Northampton’s Look Park trying to treat lawns using organic methods
NORTHAMPTON — As the city investigates whether to use Roundup herbicide as it develops new recreational fields in Florence, an effort by Look Park to go organic on part of its expansive campus is getting mixed reviews.
William Hildreth, the park’s maintenance director, said Look Park switched to an organic program three years ago, though only a portion of the lawns in the park are being treated that way right now.
Hildreth said the expense of converting to organic methods has been a tough hurdle to clear and the grass in the areas where the park is using such methods is not as lush and aesthetically pleasing as it has been in the past. In addition, he noted, there are some areas where organic treatment simply hasn’t worked.
“We did try to get away from Roundup, but nothing else works,” Hilldreth said. “We’re using Roundup today in some areas.”
But he said Look Park is committed to “doing what’s right” and will continue to invest in its organic program in partnership with lawn care professional Bernadette Giblin, who owns Safeground Organics Lawn Care in Northampton.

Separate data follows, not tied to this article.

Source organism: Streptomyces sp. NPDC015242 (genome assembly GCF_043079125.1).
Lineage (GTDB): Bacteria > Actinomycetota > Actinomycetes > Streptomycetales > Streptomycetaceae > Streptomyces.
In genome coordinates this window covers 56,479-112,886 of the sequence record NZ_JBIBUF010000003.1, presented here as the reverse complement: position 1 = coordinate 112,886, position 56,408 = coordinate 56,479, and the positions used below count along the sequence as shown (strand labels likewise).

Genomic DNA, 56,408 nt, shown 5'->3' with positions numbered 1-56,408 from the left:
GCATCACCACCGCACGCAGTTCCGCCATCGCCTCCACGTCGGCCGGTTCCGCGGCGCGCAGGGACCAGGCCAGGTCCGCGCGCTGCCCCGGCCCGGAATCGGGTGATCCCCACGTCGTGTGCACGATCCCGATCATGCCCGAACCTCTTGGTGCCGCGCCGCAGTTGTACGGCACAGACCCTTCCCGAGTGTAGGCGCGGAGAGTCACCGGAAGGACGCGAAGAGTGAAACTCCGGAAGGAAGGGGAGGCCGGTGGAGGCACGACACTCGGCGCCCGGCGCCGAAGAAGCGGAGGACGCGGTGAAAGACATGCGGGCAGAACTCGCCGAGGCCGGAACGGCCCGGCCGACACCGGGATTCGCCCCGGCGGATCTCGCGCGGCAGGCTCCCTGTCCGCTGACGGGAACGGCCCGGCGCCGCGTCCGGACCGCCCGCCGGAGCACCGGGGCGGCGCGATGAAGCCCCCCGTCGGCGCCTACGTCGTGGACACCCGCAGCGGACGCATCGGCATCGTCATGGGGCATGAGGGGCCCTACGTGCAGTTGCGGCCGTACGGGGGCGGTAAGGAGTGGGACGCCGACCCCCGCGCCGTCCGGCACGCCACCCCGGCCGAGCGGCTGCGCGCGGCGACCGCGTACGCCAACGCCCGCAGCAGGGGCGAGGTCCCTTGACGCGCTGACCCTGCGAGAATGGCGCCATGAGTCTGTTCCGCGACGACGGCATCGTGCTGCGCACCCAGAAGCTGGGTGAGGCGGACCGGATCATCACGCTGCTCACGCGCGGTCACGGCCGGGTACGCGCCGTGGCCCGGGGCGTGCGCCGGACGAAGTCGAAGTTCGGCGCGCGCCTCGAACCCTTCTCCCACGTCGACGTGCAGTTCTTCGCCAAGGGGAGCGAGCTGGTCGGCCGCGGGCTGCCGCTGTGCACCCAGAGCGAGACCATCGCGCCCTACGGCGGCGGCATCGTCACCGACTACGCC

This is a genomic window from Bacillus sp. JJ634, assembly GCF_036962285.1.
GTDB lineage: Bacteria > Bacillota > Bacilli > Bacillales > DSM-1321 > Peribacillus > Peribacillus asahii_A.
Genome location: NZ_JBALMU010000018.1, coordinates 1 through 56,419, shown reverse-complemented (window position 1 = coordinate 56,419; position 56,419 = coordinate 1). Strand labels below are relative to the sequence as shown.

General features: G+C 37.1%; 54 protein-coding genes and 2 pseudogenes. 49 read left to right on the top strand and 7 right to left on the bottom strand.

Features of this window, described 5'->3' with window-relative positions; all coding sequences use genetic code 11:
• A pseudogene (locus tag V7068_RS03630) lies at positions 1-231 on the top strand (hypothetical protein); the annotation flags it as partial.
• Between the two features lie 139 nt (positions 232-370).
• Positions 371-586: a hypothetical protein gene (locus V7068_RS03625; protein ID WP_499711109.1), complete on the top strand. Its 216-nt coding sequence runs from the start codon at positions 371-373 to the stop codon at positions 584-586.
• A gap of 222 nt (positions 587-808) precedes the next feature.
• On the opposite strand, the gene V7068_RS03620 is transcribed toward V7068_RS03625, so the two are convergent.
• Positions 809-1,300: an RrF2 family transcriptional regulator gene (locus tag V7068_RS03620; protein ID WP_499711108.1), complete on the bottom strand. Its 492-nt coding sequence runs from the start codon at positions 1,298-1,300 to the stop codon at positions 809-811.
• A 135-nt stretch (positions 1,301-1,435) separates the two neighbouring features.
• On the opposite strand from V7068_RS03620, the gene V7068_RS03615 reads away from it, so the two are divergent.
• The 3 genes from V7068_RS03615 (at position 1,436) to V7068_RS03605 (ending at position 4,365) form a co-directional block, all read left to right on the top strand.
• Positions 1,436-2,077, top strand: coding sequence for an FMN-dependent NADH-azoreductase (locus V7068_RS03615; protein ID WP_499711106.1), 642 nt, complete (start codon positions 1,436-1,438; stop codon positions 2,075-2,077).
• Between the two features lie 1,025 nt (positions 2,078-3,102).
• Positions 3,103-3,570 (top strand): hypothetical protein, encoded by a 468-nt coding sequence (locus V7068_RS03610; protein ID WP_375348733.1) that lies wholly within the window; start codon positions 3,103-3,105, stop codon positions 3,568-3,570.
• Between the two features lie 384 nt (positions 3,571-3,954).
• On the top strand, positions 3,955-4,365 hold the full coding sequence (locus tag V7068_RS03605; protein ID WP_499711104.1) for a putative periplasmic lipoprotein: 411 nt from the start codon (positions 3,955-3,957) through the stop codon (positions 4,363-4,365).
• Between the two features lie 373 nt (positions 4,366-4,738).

“I really believe in it,” he said. “I really think it’s an environmentally responsible thing to do.”
Look Park’s program began in 2010 when it and Safeground received a community grant from the Toxics Use Reduction Institute of the University of Massachusetts Lowell to begin organically treating the grass around the Pines Theater, an outdoor amphitheater.
A year later, the same organization awarded a second grant, which Look Park coupled with matching funds, to stop using chemicals to treat a 13-acre ballfield in the center of the park.
Even though the grant funds have expired, the park has made a commitment to continue the organic method through local sponsorships and a partnership with Valley Green of Holyoke, Hildreth said. He said Roundup is not being used in these areas.
“To really do it right, organic lawn care is a lot more expensive,” Hildreth said. “We do the best we can with the money and resources we have.”
The expense, Hildreth said, is part of the conundrum the park and other entities with tight budgets — like the city of Northampton — face as they explore whether to go organic.